Becoming Kimberly: A Transgender’s Journey

Becoming Kimberly: A Transgender’s Journey

My dad came out to me a few months ago. She’s in her 60s, and it was a bit of a shock to us three boys. To us she was always the most manly of men, and we never saw this change at all. It’s hard to believe sometimes the sacrifices she made to give us a stable home. If y’all could look at her book, I’d appreciate. It’s an amazing story.

By Thomas Davis


3 Reasons Why the Gulf Coast LGBT+ Pride Day Mattered More Than HB 1523

3 Reasons Why the Gulf Coast LGBT+ Pride Day Mattered More Than HB 1523
  1. Because LGBT people on the Gulf Coast responded to this hateful law by coming together.

LGBT people in Mississippi have a long history of surviving by remaining divided in small groups and living in the shadows.  Their thinking was if there were not too many of them and they remained out of sight, straight Mississippians would not mind their presence. Before you dismiss that assessment, you should consult John Howard’s excellent book, Men Like That: A Southern Queer History, which is about Mississippi from the 1950s through the 1980s.

Instead of remaining true to our closeted tradition, hundreds of people of all ages, genders, and races came together to say they were proud of our community.  And they turned out just two days after HB 1523 became the law in Mississippi.  That means the LGBT community has new started new traditions.

  1. Because Pride Day gave older folks hope and made younger people feel normal.

I talked to several LGBT folks over 50 who told me they never thought a gathering like the one on June 24 in Biloxi’s Point Cadet Park would ever happen in their lifetimes. I am 52, have lived on the Gulf Coast for 14 years, and wish I could say I thought differently.  But I did not.  Speaking for my generation, Pride Day changed my sense of what is possible.

By contrast, people under 30 who came out to Cadet Park acted like it was just another of the Gulf Coast’s many festivals, which it was.  They could read about Pride celebrations this month throughout the nation on social media.  And this year, they also had one where they lived.  Hopefully, this will make them stay on the Gulf Coast and not join the exodus of talented LGBT people from Mississippi.

  1. Because anti-gay protestors at the Pride Day showed conservatives are taking LGBT rights seriously

I talked to a big, tall lesbian friend at Pride day who is normally fearless, but she was concerned about the religious protestor as the entrance to Point Cadet Park.  Having grown up in the Pentecostal Church, she worried about disapproval of LGBT people from religious authorities.  I told her it was good that the protestor was there.  It meant that conservative in Mississippi are taking the LGBT rights movement seriously because we are changing the status quo.

We need to remember that HB 1523 was passed in response to the U.S. Supreme Court ruling that Americans have a constitutional right to marry someone of the same sex.  Since I teach Mississippi History, I can tell you this is the first time that the conservative elite has taken our movement seriously enough to pass legislation.  We need to remember that, after the first Wade-Ins in 1959 protesting segregation on the Gulf Coast beaches, the Mississippi legislature passed a law against protests on the beach.  Well, the beaches have been integrated for some time now, and Pride Day was the beginning of the end of LGBT people being second-class citizens in Mississippi. Although there were no political speeches at the Pride Day in Point Cadet, the presence of a wide cross-section of the LGBT community sent a message that was loud and clear.

Please also see Justin Mitchell’s excellent column in the Sun Herald on how to respond to HB 1523:  “Don’t leave, LGBTQ people. Mississippi needs you now more than ever.”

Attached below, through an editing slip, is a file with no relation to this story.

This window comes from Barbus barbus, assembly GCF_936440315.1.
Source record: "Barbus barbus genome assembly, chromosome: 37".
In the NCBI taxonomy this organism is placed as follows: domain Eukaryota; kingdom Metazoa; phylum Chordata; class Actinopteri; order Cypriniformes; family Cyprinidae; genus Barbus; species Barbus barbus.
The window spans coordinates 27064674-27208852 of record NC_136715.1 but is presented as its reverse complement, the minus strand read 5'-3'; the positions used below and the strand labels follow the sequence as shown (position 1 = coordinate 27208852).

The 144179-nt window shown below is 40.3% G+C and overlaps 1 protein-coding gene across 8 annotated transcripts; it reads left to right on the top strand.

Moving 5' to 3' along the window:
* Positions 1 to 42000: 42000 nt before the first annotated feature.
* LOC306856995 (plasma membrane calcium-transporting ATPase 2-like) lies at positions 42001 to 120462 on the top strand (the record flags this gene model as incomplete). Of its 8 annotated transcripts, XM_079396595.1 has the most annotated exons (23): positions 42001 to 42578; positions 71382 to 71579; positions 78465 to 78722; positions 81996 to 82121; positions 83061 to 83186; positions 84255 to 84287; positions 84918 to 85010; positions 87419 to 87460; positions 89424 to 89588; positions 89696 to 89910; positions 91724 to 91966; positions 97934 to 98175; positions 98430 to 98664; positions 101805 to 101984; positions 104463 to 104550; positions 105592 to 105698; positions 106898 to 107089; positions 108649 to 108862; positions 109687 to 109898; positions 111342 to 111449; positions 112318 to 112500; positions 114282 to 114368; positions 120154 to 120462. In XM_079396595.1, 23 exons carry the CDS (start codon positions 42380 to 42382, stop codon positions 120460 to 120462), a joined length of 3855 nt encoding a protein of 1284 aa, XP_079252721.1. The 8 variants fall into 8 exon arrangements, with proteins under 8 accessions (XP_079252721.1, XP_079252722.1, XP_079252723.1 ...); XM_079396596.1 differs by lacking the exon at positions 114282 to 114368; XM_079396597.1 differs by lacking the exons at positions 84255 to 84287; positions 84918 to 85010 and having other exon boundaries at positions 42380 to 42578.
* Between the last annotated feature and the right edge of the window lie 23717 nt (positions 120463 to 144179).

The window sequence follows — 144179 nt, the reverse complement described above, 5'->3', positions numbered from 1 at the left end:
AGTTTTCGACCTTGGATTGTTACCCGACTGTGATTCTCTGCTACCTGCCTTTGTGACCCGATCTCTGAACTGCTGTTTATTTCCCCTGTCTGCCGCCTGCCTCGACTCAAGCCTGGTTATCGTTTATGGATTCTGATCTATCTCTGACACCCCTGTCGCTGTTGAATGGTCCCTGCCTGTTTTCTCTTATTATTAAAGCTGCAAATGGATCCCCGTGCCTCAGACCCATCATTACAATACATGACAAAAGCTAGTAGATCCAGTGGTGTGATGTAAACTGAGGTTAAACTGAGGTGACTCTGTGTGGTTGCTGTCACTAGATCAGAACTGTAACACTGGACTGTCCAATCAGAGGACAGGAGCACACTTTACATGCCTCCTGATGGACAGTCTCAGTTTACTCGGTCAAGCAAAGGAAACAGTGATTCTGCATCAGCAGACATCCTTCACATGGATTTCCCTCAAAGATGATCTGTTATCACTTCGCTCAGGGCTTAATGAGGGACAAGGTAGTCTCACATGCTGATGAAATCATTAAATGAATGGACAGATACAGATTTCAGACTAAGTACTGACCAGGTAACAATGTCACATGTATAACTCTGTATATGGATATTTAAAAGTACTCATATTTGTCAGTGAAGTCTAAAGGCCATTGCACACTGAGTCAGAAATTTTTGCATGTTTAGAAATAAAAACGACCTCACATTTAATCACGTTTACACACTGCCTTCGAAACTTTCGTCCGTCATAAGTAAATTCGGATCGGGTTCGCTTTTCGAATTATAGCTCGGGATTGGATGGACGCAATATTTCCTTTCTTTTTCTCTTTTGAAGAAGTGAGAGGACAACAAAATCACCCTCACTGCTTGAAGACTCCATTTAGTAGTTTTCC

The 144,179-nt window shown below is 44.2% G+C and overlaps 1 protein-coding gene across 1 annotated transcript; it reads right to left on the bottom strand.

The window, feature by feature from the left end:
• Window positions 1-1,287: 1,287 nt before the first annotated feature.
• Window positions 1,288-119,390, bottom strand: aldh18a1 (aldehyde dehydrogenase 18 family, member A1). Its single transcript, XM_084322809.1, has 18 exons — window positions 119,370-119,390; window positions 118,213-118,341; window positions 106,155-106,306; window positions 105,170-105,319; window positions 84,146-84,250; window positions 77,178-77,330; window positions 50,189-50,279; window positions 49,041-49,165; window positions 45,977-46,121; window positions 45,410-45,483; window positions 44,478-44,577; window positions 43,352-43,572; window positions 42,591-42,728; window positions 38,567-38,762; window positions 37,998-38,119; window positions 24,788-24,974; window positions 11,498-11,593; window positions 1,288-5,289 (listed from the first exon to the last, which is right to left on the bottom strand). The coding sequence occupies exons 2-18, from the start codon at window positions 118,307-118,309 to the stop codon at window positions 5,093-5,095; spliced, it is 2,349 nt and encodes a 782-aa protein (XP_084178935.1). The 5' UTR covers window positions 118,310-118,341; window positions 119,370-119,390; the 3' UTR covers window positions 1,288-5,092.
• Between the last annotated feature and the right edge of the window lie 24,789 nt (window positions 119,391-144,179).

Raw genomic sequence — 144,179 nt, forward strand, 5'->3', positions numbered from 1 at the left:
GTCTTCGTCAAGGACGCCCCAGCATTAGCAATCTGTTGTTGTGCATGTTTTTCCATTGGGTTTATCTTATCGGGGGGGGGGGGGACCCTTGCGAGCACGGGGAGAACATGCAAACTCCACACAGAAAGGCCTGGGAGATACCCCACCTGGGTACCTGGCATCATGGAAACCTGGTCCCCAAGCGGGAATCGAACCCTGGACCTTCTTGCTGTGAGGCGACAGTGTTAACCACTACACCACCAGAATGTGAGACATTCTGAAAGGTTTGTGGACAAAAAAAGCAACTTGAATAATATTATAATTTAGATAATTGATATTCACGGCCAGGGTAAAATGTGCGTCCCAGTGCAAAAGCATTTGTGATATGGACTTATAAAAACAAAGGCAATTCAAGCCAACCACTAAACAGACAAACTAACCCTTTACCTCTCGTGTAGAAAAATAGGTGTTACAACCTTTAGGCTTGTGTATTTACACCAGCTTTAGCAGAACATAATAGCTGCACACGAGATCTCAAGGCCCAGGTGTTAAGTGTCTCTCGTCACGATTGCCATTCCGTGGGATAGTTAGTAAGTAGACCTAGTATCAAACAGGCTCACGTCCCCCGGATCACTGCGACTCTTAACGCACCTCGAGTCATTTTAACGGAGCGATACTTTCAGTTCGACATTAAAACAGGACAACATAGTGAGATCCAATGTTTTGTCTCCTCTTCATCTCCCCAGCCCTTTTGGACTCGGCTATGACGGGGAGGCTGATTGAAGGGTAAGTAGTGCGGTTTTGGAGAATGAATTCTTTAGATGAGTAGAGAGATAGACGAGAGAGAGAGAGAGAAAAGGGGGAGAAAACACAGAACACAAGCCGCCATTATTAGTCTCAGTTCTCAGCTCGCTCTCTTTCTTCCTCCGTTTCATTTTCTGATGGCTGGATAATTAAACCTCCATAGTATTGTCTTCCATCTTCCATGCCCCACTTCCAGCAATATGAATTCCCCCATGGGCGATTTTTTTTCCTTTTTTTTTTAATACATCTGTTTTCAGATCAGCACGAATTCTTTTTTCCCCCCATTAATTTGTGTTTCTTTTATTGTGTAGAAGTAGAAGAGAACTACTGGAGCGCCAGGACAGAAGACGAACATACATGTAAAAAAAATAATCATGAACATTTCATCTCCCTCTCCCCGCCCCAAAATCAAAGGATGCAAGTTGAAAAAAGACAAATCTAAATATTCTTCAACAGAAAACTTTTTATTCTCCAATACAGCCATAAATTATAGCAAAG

By Douglas Bristol

Lesson from a One-Year-Old

Lesson from a One-Year-Old

This morning, as I dropped my kids off at daycare, I witnessed something that made me feel hope for our society. My son Matthew, without any acts of prejudice, or thoughts of judgement, ran over and reached up to one of the teachers, who is a wonderful African American lady. Matthew reminded me that prejudice is learned. Prejudice must be taught and instilled. A young child who has yet to be taught such lessons, does not know hate. It was a refreshing and reassuring site that had shown me that we can be better. Hopefully I will make contributions to the improvement of society, and perhaps Matthew will inherit a world that is a bit better. Perhaps we can all learn a lesson from a one-year-old child.

By Derrick Dyess, Executive Council member, Alliance for Equality, University of Southern Mississippi



Lessons from the Scene of a Hate Crime

Lessons from the Scene of a Hate Crime

My recent visit to the Pulse in Orlando taught me some difficult lessons.  The foremost was that, although it had been almost three weeks since the shootings there, the tragedy of June 12th is not over.  Crime scene tape still hung on the fence enclosing the club.  And people were still leaving tributes—balloons, cards, flowers, and posters—for the victims. 

Since most of them appeared to know one of the victims, I learned that the loss was personal.  I felt like I was intruding on a private ceremony. There were many people gathered on the sidewalk in front of the club, but I was struck the most by a seven or eight-year-old boy, who was leaving red roses next to the photographs of some of the victims.  The scene drove home the fact that forty-nine people will be missed by their families and friends for the rest of their lives. 

How do you understand this kind of loss?  One minute, a crowd of mostly young LGBTQ people were enjoying a night out, and the next minute, they were terrified as bullets flew through the club.  The shootings were so unexpected.  The consequences were so deadly.  Drawing on my own experience, the only event that could remotely compare in its impact was Hurricane Katrina.  I knew several people who died, and I knew many survivors who would never be the same again.  And even though it has been more than ten years, Katrina still haunts most of us who lived through it.  So, at least in some ways, I think a parallel can be drawn between the two events. 

One lesson from Katrina that strikes me as relevant to the tragedy at the Pulse is that we can be better prepared.  For example, when I went to a big gay club in Fort Lauderdale last weekend, I was happy that an off-duty policeman used a wand to check me and the other patrons for weapons before we could enter.  Patrons of gay clubs need to demand that club owners adopt this practice and to support the ones who do.